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How to set up a QR Code Treasure Hunt

How to set up a QR Code Treasure Hunt
1. The Background For several lessons, the students had been slowly piecing together the Mystery of the Franklin Expedition in History lessons. Through pictures, snippets of evidence, and a roleplay exercise, the students formulated their own questions for investigation, framed provisional answers, and then reframed their assumptions as more evidence was progressively provided to them. This 'History Mystery' format is explained in more detail here and is designed to encourage students to help students find problems as well as to solve them. At the end of the research phase, students were required to produce an essay introducing the mystery and answering the five key questions they settled upon as being the most important to solve. 2. With students just about to start their essay assignment, a series of 20 codes were hidden in random locations around the school. Each code, when 'read' by the mobile device, turned into a quiz question relating to the study topic. 3. Related:  QR Codes

QR Codes Go to School From student displays to scavenger hunts, QR codes give class activities a 21st-century twist From magazines to signs at the local supermarket checkout line, QR codes, those little square boxes of dotted patterns, are everywhere these days. But what purpose do they serve? And what can you do with them in your school? Quick Response or 2D codes aren’t new technology. Free QR code readers are available for all of the major smartphone operating systems. It’s also easy to create your own QR codes. Other code generators are available from Delivr and Azon Media. Now, to ways that you can use QR codes in school. With QR codes, students can really ramp up a collage display. One final thought.

QR Codes | Life is not a race to be first finished Today in class I introduced my class of Year Fours to QR codes. I had used to create the codes in the first place. It prints off the QR Codes and questions for you in one click. I confused myself a little with the trail as I put them out so next time I would be careful to number the codes on the back because they all look the same. I talked with the class about what a QR code was and how they may be useful. I showed them how to scan a code and then set the task of following a treasure trail, being timed as they go. I used Each QR code site required the children to take a photo as proof that they had got to the correct waypoint along the way. I then set the children off, three at a time to follow the trail with me timing them with my iPhone.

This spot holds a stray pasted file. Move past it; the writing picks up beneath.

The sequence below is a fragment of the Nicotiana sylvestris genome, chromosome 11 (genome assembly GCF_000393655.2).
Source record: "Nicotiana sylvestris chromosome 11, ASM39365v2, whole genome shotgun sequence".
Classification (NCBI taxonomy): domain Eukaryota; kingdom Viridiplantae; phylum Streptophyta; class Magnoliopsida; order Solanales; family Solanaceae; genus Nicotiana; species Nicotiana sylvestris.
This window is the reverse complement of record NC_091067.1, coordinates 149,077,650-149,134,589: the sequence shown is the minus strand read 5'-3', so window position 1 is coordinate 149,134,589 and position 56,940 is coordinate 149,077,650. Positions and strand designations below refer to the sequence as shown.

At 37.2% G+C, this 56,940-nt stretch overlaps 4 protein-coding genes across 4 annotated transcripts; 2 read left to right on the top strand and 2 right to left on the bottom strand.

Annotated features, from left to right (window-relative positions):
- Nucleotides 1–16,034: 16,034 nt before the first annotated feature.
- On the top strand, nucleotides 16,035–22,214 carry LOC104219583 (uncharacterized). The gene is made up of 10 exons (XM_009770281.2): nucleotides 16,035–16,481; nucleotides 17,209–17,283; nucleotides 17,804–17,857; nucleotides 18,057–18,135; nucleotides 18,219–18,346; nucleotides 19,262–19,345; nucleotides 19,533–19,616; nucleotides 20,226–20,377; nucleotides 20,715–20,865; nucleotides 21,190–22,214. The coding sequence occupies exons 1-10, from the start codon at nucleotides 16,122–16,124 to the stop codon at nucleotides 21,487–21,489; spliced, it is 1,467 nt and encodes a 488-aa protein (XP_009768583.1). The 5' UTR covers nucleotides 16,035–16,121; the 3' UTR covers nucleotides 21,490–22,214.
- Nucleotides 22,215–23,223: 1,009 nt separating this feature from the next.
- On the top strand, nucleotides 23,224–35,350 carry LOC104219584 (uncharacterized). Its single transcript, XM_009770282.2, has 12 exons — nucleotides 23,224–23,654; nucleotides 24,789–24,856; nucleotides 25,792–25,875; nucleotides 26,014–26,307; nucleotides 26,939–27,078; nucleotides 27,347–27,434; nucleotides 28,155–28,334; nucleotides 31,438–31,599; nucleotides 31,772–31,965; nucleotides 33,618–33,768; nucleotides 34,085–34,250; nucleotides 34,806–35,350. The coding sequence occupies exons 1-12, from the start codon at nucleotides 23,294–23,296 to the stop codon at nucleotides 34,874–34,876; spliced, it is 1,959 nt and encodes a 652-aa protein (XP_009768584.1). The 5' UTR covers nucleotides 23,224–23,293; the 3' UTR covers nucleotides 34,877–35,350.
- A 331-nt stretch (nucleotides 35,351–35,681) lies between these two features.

Digital Differentiation Technology is a tool that can be used to help teachers facilitate learning experiences that address the diverse learning needs of all students and help them develop 21st Century Skills. At it's most basic level, digital tools can be used to help students find, understand and use information. When combined with student-driven learning experiences fueled by Essential Questions offering flexible learning paths, it can be the ticket to success. Here is a closer look at three components of effectively using technology as a tool for digital differentiation. Note: The interactive graphics you see below have been updated. The goal is to design student-driven learning experiences that are fueled by standards-based Essential Questions and facilitated by digital tools to provide students with flexible learning paths. Essential Questions: Student-driven learning experiences should be driven by standards-based Essential Questions. Teacher Facilitated Learning Experiences:

QR codes in education SmartBlogs Senior education editor Melissa Greenwood is blogging this week from ACTE’s CareerTech VISION 2012 conference in Atlanta, Ga. Here is a blog inspired by a recent conference session on student engagement. Does school have to be fun? No, but it should be engaging, according to Tim Dwyer of Oklahoma State University Institute of Technology. Dwyer recently presented the session “Sharing Creative Ways to Engage Students” at CareerTech Vision 2012 where he offered innovative ideas for increasing student engagement and success. Dwyer assigns students a specific car part and asks them to explain in a video how the part operates. “I like watching them make a movie. Melissa Greenwood is SmartBrief’s senior education editor, with responsibility for the content in a variety of SmartBrief’s education e-news briefs.